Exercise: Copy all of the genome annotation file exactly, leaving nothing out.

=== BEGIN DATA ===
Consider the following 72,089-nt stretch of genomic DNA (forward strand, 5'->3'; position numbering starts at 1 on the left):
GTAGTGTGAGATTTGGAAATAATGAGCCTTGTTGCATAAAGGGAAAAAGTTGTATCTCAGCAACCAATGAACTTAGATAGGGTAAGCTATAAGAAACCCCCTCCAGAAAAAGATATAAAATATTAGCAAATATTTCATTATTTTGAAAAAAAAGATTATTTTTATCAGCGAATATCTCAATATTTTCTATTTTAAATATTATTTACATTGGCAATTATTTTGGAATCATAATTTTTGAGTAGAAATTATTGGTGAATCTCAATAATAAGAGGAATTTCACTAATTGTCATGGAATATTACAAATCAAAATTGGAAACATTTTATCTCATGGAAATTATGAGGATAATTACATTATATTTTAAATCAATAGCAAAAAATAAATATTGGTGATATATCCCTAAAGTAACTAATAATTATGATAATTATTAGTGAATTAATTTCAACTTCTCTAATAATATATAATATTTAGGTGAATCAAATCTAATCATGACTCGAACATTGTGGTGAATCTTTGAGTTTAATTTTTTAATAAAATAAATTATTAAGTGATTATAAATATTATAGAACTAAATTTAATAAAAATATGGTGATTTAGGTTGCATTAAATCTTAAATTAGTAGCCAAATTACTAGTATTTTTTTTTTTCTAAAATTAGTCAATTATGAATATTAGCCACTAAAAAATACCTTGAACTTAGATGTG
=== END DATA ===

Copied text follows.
Consider the following 72,089-nt stretch of genomic DNA (forward strand, 5'->3'; position numbering starts at 1 on the left):
GTAGTGTGAGATTTGGAAATAATGAGCCTTGTTGCATAAAGGGAAAAAGTTGTATCTCAGCAACCAATGAACTTAGATAGGGTAAGCTATAAGAAACCCCCTCCAGAAAAAGATATAAAATATTAGCAAATATTTCATTATTTTGAAAAAAAAGATTATTTTTATCAGCGAATATCTCAATATTTTCTATTTTAAATATTATTTACATTGGCAATTATTTTGGAATCATAATTTTTGAGTAGAAATTATTGGTGAATCTCAATAATAAGAGGAATTTCACTAATTGTCATGGAATATTACAAATCAAAATTGGAAACATTTTATCTCATGGAAATTATGAGGATAATTACATTATATTTTAAATCAATAGCAAAAAATAAATATTGGTGATATATCCCTAAAGTAACTAATAATTATGATAATTATTAGTGAATTAATTTCAACTTCTCTAATAATATATAATATTTAGGTGAATCAAATCTAATCATGACTCGAACATTGTGGTGAATCTTTGAGTTTAATTTTTTAATAAAATAAATTATTAAGTGATTATAAATATTATAGAACTAAATTTAATAAAAATATGGTGATTTAGGTTGCATTAAATCTTAAATTAGTAGCCAAATTACTAGTATTTTTTTTTTTCTAAAATTAGTCAATTATGAATATTAGCCACTAAAAAATACCTTGAACTTAGATGTG